BWW Review: Punchy Characters And Catchy Tunes Carry The Show In OLIVER!
Based on the iconic novel by Charles Dickens, OLIVER! is a musical that takes on the age-old theme of innocence in the midst of poverty and abuse. Dickens was a master at this theme, having also famously penned David Copperfield and A Christmas Carol. This is the story of an orphan, Oliver Twist, who falls into one scrape after another, bumping into the various class distinctions of London, as he yearns for a real home and real love. From the orphanage, to the undertaker's house, to Fagan's den of thieves, Oliver is faced with challenges no child should ever have to tangle with.
Unlike the book, OLIVER! the musical is art with an identity crises. Take pieces of Les Miserable, Annie, Chitty-Chitty Bang Bang, Newsies, and Sweeney Todd, and then add a dash of Mary Poppins and you can envision the mishmash smorgasbord that is OLIVER! This is a show that has sweet-looking orphans singing about food in one act and a homicidal villain on a vicious rampage in the next. Some would say that Lionel Bart created a musical that tried to cast a lot of lightness against Dickens' dark and desperate writings. But does it work? There are many times when the show creates some mood-based whiplash.
In this Theatre Under The Stars production, the orphans lack a certain edgy despair. In "Food, Glorious Food" the orphans wear matching outfits of lavender trousers with light tees and cardigans. They look more "Gap ad" than street urchin. Oliver's hair looks like he just stepped out of a Supercuts, shining, and freshly-cut. I would've liked to have seen more dirty desperation. When The Artful Dodger, played winningly by Caleb Donahoe, gives a supposedly starving Oliver a bread roll, he merely picks at it as though he is still full from dinner. I want to see dirty, dejected kids, stuffing bread rolls in their faces! The orphans were too clean, too tame, and too cute. As an audience we want to ache for them, but it's hard when they don't seem to be aching much themselves. Christopher Wolff gives a passive, low-energy performance as Oliver Twist. While Oliver is supposed to be generally meek, there are many moments in the show when anger, dejection, or yearning is called for, and we don't see these emotions from the young actor.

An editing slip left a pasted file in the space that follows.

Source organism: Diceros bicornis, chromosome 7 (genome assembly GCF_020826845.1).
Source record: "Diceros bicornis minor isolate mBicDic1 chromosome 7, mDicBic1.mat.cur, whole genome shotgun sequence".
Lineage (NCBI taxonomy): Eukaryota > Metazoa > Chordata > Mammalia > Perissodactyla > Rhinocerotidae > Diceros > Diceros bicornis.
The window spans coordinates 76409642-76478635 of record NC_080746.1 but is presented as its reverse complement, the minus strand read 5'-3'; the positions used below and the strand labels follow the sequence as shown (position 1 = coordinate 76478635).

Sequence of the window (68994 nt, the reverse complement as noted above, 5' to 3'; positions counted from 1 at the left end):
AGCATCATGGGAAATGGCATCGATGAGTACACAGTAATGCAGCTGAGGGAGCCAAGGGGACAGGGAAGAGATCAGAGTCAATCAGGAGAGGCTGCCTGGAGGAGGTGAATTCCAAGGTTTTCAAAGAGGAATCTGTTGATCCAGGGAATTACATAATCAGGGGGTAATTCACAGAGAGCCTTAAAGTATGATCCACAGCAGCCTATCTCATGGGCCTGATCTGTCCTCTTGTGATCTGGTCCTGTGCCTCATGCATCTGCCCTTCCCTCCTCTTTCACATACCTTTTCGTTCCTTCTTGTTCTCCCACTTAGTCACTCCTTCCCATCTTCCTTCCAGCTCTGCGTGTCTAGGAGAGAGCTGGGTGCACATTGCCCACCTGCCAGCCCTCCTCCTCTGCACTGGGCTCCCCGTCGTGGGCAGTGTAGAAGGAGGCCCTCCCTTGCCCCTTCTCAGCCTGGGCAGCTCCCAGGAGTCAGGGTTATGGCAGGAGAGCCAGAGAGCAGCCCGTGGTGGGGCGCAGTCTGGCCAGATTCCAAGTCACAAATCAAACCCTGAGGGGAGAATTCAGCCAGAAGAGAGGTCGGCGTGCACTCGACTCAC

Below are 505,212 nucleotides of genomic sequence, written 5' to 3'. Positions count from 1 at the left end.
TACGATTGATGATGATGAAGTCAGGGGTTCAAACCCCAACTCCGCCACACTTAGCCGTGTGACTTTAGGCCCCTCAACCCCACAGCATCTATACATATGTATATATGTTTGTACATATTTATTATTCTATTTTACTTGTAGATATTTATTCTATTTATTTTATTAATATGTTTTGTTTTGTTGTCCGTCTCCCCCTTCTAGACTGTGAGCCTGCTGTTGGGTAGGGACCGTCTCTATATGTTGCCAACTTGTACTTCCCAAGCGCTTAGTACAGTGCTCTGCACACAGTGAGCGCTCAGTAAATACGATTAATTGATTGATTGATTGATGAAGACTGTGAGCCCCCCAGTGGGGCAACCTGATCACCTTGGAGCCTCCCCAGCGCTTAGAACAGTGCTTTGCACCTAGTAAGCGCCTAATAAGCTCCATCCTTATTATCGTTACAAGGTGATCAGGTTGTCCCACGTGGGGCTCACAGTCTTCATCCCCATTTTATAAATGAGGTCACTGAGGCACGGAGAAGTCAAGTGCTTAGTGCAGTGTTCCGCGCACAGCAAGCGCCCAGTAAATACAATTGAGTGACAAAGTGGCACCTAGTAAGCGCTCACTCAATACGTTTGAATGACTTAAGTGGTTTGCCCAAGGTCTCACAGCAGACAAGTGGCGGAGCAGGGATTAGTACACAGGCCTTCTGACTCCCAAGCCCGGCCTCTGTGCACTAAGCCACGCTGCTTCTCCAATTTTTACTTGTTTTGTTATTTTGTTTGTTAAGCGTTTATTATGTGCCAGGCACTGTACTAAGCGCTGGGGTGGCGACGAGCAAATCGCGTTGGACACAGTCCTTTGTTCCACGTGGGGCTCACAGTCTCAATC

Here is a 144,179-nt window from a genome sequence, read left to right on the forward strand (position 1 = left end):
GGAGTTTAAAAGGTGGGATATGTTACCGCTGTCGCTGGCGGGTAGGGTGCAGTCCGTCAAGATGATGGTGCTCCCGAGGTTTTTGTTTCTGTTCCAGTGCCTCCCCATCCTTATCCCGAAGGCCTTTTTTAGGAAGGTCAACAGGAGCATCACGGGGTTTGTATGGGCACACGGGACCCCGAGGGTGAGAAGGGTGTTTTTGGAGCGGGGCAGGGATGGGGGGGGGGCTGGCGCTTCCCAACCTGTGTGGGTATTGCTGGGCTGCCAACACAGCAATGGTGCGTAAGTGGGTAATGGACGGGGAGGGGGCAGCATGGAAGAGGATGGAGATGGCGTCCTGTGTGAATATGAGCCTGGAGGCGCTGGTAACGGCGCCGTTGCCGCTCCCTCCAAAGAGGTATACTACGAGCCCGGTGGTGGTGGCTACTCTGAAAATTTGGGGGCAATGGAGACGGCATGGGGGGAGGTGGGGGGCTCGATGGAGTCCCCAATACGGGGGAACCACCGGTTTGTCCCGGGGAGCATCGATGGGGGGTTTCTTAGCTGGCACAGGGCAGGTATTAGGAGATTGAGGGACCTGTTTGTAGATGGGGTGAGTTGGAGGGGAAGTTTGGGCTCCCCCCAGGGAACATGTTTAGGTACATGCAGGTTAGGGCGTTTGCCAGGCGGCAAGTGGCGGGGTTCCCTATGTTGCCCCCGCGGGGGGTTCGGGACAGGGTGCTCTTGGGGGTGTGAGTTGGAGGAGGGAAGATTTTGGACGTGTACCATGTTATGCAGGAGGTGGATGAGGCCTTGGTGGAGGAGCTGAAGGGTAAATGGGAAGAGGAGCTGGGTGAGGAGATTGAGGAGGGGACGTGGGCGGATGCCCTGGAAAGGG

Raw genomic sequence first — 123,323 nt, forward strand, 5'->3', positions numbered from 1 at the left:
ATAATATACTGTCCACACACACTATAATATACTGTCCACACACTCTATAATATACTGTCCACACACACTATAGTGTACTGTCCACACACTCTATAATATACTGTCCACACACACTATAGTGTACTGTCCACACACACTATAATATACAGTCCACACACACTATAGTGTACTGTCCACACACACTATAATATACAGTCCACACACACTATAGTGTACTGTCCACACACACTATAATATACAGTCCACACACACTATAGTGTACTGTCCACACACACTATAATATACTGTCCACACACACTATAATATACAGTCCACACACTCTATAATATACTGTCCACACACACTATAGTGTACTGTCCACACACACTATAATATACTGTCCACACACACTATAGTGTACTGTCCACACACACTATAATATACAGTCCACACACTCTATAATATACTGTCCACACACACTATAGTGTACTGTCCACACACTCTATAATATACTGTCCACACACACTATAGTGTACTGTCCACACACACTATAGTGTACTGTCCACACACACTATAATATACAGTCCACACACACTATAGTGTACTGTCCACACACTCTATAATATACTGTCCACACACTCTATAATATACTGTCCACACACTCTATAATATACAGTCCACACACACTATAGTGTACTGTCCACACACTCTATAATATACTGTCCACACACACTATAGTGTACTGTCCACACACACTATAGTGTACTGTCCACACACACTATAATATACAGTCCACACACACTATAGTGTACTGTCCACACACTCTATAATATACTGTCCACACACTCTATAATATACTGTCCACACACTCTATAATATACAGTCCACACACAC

Directed by Bruce Lumpkin, the collection of bawdy, earthy supporting characters saves the stage adaptation, providing something to really sink your teeth into when the rest of the show falls a little flat. Brian Ray Norris (Mr. Bumble) and Barbara Marineau (Widow Corney) play their roles with punchy fun and excellent singing. Dylan Godwin is a Tim Burton dream as the undertaker Mr. Sowerberry, and Gayton Scott is a great, campy weirdo as his wife, Mrs. Sowerberry. James Leo Ryan portrays Fagan as an unhinged, mercurial patriarch, a departure from the evil, scary Fagan of Oliver Twist, but it works because Ryan is deeply entrenched in the character. Kathryn Porterfield is an excellent Nancy, beguiling the audience from the minute she steps onstage with her raw energy and plucky femininity. It is refreshing to hear a gorgeous alto voice in the role of a heroine and Porterfield is a joy to listen to. Nathaniel Hackmann plays the abusive bully Bill Sykes with brooding effectiveness. The wealthy benefactor, Mr. Brownlow, is well-cast with David Sitler, a welcome and calming presence onstage.
Lionel Bart's tunes are catchy and moving; classic Broadway songs that have been around for what seems like forever. "That's Your Funeral" is gothic irreverence at it's best, "Boy For Sale" is appropriately moody and mournful, Porterfield's "As Long As He Needs Me" arguably brings the house down, and "It's A Fine Life" is raucous and colorful. "Oom-Pah-Pah" swings the second act into place with a carousing bar scene lead by Porterfield. "Who Will Buy" is absolutely lovely, with villagers wistfully trying to eke out a living. James Leo Ryan performs the comedic "Reviewing The Situation" with Fagan's unbalanced and eccentric charm.
It's a production full of strong singer-actors and high production values, but watching OLIVER! is kind of like getting on a roller coaster that thinks it's a merry-go-round. You're never sure how you're supposed to feel about the ride.
For Tickets: https://www.tuts.com/
OLIVER! runs from April 5 - April 17.
Photo Credit: Christian Brown